Over the next month I may be writing more and more “Idiots guides to enjoying the World Cup.” I’m a bandwagon soccer fan that gets into the international phenomenon when it comes around every four years. After reading up on U.S. goalkeeper Tim Howard, I thought his story was interesting enough for my latest installment of information for bandwagon soccer fans like myself.
If you watched the United States’ 1-1 match against England on Saturday, you know that despite letting the first one get by him, Howard was the hero for the American squad. He made six saves in the 90 minutes and is without a doubt a vocal leader for the Americans.
Howard plays professional soccer in the English Premiere League and has gained international respect from players and coaches around the world. Manchester United manager Alex Ferguson brought Howard overseas to play in the EPL and had great things to say about him in an Associated Press article. “We’re delighted, because I love the lad. Good lad,” Ferguson said.
For fans like myself that enjoy the physical aspect of soccer (from my addiction to baseball and American football) Howard is an easy guy to like. The 6′ 3″, 210 pound goalkeeper has been a credited example of the U.S. recent success in international soccer and is a physical player that isn’t afraid to take shot from an opposing player to save a goal. The 31 year old took a pair of cleats to the ribs in a collision with Emile Heskey in Saturday’s match up and despite having bruised or even broken ribs, he’s still expected to play Friday versus Slovania.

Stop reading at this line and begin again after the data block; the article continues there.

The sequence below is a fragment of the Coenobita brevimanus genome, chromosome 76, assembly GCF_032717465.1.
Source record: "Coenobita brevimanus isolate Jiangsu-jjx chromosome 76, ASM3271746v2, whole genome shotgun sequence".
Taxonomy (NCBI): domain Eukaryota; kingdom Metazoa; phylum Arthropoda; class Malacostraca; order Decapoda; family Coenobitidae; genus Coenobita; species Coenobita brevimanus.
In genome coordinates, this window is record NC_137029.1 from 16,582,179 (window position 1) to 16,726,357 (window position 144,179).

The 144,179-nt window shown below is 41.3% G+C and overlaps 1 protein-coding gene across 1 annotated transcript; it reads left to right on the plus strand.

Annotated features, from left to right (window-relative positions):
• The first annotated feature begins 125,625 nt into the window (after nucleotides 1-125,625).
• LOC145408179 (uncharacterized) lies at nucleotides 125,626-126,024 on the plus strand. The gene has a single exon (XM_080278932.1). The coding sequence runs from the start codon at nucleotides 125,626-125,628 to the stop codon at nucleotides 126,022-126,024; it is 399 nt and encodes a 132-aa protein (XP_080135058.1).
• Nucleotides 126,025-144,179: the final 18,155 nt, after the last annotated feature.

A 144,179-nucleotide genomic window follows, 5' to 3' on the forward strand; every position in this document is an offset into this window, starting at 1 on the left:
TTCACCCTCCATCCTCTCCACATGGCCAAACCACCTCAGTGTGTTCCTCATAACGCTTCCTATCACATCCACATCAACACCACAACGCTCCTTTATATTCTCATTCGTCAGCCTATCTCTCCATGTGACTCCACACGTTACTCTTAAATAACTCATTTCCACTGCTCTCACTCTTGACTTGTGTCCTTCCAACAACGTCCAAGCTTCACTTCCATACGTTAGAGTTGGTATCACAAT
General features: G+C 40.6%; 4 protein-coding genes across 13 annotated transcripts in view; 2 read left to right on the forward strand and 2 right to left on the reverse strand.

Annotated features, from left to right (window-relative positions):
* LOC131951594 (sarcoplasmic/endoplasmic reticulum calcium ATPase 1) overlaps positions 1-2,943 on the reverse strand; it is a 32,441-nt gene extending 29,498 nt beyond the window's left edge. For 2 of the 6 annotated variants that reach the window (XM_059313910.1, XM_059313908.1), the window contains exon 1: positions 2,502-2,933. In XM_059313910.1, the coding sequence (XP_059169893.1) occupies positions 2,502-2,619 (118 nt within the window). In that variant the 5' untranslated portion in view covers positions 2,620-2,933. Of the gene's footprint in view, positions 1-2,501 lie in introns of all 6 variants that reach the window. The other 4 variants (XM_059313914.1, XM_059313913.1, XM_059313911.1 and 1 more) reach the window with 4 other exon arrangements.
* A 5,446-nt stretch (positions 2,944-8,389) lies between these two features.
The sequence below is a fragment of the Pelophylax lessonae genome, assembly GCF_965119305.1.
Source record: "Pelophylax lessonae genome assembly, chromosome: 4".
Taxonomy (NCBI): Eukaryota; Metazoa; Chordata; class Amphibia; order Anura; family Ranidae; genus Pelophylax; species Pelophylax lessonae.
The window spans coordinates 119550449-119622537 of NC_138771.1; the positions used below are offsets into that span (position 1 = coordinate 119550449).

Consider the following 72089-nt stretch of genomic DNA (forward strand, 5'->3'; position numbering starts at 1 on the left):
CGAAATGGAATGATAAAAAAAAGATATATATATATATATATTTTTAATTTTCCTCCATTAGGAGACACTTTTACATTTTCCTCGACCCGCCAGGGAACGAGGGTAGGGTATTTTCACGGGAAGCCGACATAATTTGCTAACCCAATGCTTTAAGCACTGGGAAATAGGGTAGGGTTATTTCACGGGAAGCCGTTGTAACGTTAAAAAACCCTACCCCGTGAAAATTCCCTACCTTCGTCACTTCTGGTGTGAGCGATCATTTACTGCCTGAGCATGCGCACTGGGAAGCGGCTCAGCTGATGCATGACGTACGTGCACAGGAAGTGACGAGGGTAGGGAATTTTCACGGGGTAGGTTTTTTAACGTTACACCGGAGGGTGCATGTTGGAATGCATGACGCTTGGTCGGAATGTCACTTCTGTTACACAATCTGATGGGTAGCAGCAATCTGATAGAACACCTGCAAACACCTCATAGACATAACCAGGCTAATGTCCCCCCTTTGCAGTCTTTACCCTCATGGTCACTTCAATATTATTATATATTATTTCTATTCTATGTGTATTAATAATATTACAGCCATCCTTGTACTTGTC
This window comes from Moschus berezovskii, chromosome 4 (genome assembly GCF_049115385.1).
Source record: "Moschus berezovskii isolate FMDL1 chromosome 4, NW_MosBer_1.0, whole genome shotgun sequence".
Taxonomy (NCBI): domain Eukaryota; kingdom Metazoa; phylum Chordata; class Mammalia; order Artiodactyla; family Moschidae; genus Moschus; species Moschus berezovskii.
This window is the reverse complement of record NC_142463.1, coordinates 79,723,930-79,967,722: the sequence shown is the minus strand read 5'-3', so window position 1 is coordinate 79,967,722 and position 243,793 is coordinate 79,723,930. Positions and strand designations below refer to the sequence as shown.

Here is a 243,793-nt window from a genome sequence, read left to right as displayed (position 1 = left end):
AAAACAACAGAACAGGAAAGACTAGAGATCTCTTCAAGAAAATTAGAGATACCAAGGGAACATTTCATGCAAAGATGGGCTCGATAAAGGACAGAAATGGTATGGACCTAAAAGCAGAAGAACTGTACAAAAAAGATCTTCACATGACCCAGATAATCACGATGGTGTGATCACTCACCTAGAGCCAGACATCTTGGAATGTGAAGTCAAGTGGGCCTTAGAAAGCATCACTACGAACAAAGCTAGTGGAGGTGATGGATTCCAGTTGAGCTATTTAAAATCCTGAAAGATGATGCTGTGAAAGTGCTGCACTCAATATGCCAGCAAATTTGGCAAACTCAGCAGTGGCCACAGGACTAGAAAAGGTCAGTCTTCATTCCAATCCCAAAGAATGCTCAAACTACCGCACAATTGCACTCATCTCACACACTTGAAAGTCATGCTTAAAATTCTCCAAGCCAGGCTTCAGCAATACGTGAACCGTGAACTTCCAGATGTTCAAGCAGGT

At a young age, Howard was diagnosed with Tourette’s syndrome and was mentored as a teenager by Tim Mulqueen, the United States’ U-17 men’s national soccer team’s assistant coach. Along with being a star midfielder in high school, Howard also excelled in basketball, he was even pursued by the Harlem Globetrotters.
Howard’s professional career started in the United States with the New Jersey Imperials, then in 2003 Manchester United paid $4 million to transfer him from the MLS to the EPL. He served as a back up for Brad Friedel in the 2000 Summer Olympics, was the back up goal keeper for Kasey Keller in the 2006 World Cup, and received the starting job in South Africa.